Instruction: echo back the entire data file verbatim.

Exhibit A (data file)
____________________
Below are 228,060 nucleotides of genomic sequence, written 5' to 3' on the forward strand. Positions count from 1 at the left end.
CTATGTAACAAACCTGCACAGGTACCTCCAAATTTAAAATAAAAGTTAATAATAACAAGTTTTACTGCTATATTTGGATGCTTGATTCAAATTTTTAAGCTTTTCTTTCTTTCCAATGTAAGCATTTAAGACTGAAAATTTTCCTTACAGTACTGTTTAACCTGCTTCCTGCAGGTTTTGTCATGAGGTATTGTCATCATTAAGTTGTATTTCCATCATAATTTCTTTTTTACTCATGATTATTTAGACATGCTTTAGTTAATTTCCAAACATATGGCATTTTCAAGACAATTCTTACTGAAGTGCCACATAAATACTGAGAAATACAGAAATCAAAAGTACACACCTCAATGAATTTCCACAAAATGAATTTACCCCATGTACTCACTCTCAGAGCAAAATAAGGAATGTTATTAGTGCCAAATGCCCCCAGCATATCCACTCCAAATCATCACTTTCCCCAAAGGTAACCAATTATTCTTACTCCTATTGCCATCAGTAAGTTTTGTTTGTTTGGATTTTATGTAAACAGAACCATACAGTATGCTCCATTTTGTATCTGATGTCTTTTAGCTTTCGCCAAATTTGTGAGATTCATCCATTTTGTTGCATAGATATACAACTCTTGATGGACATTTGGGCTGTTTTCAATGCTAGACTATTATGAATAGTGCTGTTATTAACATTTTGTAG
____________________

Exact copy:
Below are 228,060 nucleotides of genomic sequence, written 5' to 3' on the forward strand. Positions count from 1 at the left end.
CTATGTAACAAACCTGCACAGGTACCTCCAAATTTAAAATAAAAGTTAATAATAACAAGTTTTACTGCTATATTTGGATGCTTGATTCAAATTTTTAAGCTTTTCTTTCTTTCCAATGTAAGCATTTAAGACTGAAAATTTTCCTTACAGTACTGTTTAACCTGCTTCCTGCAGGTTTTGTCATGAGGTATTGTCATCATTAAGTTGTATTTCCATCATAATTTCTTTTTTACTCATGATTATTTAGACATGCTTTAGTTAATTTCCAAACATATGGCATTTTCAAGACAATTCTTACTGAAGTGCCACATAAATACTGAGAAATACAGAAATCAAAAGTACACACCTCAATGAATTTCCACAAAATGAATTTACCCCATGTACTCACTCTCAGAGCAAAATAAGGAATGTTATTAGTGCCAAATGCCCCCAGCATATCCACTCCAAATCATCACTTTCCCCAAAGGTAACCAATTATTCTTACTCCTATTGCCATCAGTAAGTTTTGTTTGTTTGGATTTTATGTAAACAGAACCATACAGTATGCTCCATTTTGTATCTGATGTCTTTTAGCTTTCGCCAAATTTGTGAGATTCATCCATTTTGTTGCATAGATATACAACTCTTGATGGACATTTGGGCTGTTTTCAATGCTAGACTATTATGAATAGTGCTGTTATTAACATTTTGTAG